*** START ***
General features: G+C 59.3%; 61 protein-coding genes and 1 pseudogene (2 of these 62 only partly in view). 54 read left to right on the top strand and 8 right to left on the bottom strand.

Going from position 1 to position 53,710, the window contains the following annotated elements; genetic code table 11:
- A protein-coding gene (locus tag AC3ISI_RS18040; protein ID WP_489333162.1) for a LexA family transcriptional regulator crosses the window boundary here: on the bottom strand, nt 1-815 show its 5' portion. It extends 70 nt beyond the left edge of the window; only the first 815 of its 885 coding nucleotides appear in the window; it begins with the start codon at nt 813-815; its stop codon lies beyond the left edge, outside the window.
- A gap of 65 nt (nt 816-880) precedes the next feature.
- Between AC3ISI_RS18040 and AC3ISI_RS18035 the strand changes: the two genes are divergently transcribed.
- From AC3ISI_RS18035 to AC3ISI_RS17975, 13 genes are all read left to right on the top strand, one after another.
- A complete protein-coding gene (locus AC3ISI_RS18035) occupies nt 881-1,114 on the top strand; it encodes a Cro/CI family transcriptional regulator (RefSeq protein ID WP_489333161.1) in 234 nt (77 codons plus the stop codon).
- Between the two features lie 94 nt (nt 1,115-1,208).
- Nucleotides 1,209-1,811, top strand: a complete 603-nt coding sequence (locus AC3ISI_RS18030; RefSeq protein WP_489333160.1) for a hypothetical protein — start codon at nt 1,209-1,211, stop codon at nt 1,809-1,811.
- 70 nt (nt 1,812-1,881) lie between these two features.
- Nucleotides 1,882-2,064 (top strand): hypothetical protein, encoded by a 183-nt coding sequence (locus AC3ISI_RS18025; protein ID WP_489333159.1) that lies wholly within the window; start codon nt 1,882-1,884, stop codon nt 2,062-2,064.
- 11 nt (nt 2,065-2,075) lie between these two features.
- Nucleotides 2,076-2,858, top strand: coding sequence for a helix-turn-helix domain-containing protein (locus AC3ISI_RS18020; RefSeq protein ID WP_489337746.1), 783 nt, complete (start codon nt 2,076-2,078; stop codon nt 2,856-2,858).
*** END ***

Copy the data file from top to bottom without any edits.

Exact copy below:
General features: G+C 59.3%; 61 protein-coding genes and 1 pseudogene (2 of these 62 only partly in view). 54 read left to right on the top strand and 8 right to left on the bottom strand.

Going from position 1 to position 53,710, the window contains the following annotated elements; genetic code table 11:
- A protein-coding gene (locus tag AC3ISI_RS18040; protein ID WP_489333162.1) for a LexA family transcriptional regulator crosses the window boundary here: on the bottom strand, nt 1-815 show its 5' portion. It extends 70 nt beyond the left edge of the window; only the first 815 of its 885 coding nucleotides appear in the window; it begins with the start codon at nt 813-815; its stop codon lies beyond the left edge, outside the window.
- A gap of 65 nt (nt 816-880) precedes the next feature.
- Between AC3ISI_RS18040 and AC3ISI_RS18035 the strand changes: the two genes are divergently transcribed.
- From AC3ISI_RS18035 to AC3ISI_RS17975, 13 genes are all read left to right on the top strand, one after another.
- A complete protein-coding gene (locus AC3ISI_RS18035) occupies nt 881-1,114 on the top strand; it encodes a Cro/CI family transcriptional regulator (RefSeq protein ID WP_489333161.1) in 234 nt (77 codons plus the stop codon).
- Between the two features lie 94 nt (nt 1,115-1,208).
- Nucleotides 1,209-1,811, top strand: a complete 603-nt coding sequence (locus AC3ISI_RS18030; RefSeq protein WP_489333160.1) for a hypothetical protein — start codon at nt 1,209-1,211, stop codon at nt 1,809-1,811.
- 70 nt (nt 1,812-1,881) lie between these two features.
- Nucleotides 1,882-2,064 (top strand): hypothetical protein, encoded by a 183-nt coding sequence (locus AC3ISI_RS18025; protein ID WP_489333159.1) that lies wholly within the window; start codon nt 1,882-1,884, stop codon nt 2,062-2,064.
- 11 nt (nt 2,065-2,075) lie between these two features.
- Nucleotides 2,076-2,858, top strand: coding sequence for a helix-turn-helix domain-containing protein (locus AC3ISI_RS18020; RefSeq protein ID WP_489337746.1), 783 nt, complete (start codon nt 2,076-2,078; stop codon nt 2,856-2,858).